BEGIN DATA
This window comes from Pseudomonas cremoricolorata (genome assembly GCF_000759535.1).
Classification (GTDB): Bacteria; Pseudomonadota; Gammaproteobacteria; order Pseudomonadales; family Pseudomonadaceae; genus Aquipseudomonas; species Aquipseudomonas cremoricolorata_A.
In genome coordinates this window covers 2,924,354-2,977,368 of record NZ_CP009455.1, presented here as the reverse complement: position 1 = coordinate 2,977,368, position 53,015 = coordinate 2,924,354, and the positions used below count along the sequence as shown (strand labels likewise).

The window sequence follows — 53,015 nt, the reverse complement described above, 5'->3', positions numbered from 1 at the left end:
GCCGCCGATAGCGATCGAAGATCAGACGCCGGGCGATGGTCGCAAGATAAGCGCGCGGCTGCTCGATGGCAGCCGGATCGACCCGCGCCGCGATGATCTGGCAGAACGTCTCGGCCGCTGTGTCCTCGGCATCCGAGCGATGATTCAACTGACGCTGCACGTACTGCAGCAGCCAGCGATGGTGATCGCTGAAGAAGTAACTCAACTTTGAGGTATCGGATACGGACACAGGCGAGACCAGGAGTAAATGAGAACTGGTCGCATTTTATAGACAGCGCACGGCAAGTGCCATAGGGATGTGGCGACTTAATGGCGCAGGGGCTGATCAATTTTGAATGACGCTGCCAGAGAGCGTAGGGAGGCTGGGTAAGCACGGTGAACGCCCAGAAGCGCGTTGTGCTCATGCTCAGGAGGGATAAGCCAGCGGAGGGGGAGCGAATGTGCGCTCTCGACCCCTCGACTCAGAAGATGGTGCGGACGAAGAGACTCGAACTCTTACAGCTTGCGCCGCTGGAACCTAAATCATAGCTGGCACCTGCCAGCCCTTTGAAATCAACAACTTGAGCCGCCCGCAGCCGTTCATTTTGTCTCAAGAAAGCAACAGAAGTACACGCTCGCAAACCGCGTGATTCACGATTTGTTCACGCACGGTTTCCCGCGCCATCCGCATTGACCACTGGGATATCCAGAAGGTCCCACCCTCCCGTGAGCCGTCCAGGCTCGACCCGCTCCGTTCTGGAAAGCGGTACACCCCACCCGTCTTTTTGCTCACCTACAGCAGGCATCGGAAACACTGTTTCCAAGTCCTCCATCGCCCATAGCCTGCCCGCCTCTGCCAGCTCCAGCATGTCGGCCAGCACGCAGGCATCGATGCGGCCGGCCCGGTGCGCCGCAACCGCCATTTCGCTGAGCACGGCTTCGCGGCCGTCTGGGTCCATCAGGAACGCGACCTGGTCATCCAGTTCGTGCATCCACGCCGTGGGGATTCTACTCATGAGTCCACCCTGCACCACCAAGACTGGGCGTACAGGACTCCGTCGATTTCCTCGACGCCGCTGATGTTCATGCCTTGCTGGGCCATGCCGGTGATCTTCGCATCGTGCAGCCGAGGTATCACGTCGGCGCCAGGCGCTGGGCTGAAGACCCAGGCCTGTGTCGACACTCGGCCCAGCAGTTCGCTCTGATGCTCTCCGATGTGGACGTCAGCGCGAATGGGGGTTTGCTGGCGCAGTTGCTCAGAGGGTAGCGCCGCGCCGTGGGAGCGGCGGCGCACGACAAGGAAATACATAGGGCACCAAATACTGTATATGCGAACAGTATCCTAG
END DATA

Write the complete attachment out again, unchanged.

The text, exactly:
This window comes from Pseudomonas cremoricolorata (genome assembly GCF_000759535.1).
Classification (GTDB): Bacteria; Pseudomonadota; Gammaproteobacteria; order Pseudomonadales; family Pseudomonadaceae; genus Aquipseudomonas; species Aquipseudomonas cremoricolorata_A.
In genome coordinates this window covers 2,924,354-2,977,368 of record NZ_CP009455.1, presented here as the reverse complement: position 1 = coordinate 2,977,368, position 53,015 = coordinate 2,924,354, and the positions used below count along the sequence as shown (strand labels likewise).

The window sequence follows — 53,015 nt, the reverse complement described above, 5'->3', positions numbered from 1 at the left end:
GCCGCCGATAGCGATCGAAGATCAGACGCCGGGCGATGGTCGCAAGATAAGCGCGCGGCTGCTCGATGGCAGCCGGATCGACCCGCGCCGCGATGATCTGGCAGAACGTCTCGGCCGCTGTGTCCTCGGCATCCGAGCGATGATTCAACTGACGCTGCACGTACTGCAGCAGCCAGCGATGGTGATCGCTGAAGAAGTAACTCAACTTTGAGGTATCGGATACGGACACAGGCGAGACCAGGAGTAAATGAGAACTGGTCGCATTTTATAGACAGCGCACGGCAAGTGCCATAGGGATGTGGCGACTTAATGGCGCAGGGGCTGATCAATTTTGAATGACGCTGCCAGAGAGCGTAGGGAGGCTGGGTAAGCACGGTGAACGCCCAGAAGCGCGTTGTGCTCATGCTCAGGAGGGATAAGCCAGCGGAGGGGGAGCGAATGTGCGCTCTCGACCCCTCGACTCAGAAGATGGTGCGGACGAAGAGACTCGAACTCTTACAGCTTGCGCCGCTGGAACCTAAATCATAGCTGGCACCTGCCAGCCCTTTGAAATCAACAACTTGAGCCGCCCGCAGCCGTTCATTTTGTCTCAAGAAAGCAACAGAAGTACACGCTCGCAAACCGCGTGATTCACGATTTGTTCACGCACGGTTTCCCGCGCCATCCGCATTGACCACTGGGATATCCAGAAGGTCCCACCCTCCCGTGAGCCGTCCAGGCTCGACCCGCTCCGTTCTGGAAAGCGGTACACCCCACCCGTCTTTTTGCTCACCTACAGCAGGCATCGGAAACACTGTTTCCAAGTCCTCCATCGCCCATAGCCTGCCCGCCTCTGCCAGCTCCAGCATGTCGGCCAGCACGCAGGCATCGATGCGGCCGGCCCGGTGCGCCGCAACCGCCATTTCGCTGAGCACGGCTTCGCGGCCGTCTGGGTCCATCAGGAACGCGACCTGGTCATCCAGTTCGTGCATCCACGCCGTGGGGATTCTACTCATGAGTCCACCCTGCACCACCAAGACTGGGCGTACAGGACTCCGTCGATTTCCTCGACGCCGCTGATGTTCATGCCTTGCTGGGCCATGCCGGTGATCTTCGCATCGTGCAGCCGAGGTATCACGTCGGCGCCAGGCGCTGGGCTGAAGACCCAGGCCTGTGTCGACACTCGGCCCAGCAGTTCGCTCTGATGCTCTCCGATGTGGACGTCAGCGCGAATGGGGGTTTGCTGGCGCAGTTGCTCAGAGGGTAGCGCCGCGCCGTGGGAGCGGCGGCGCACGACAAGGAAATACATAGGGCACCAAATACTGTATATGCGAACAGTATCCTAG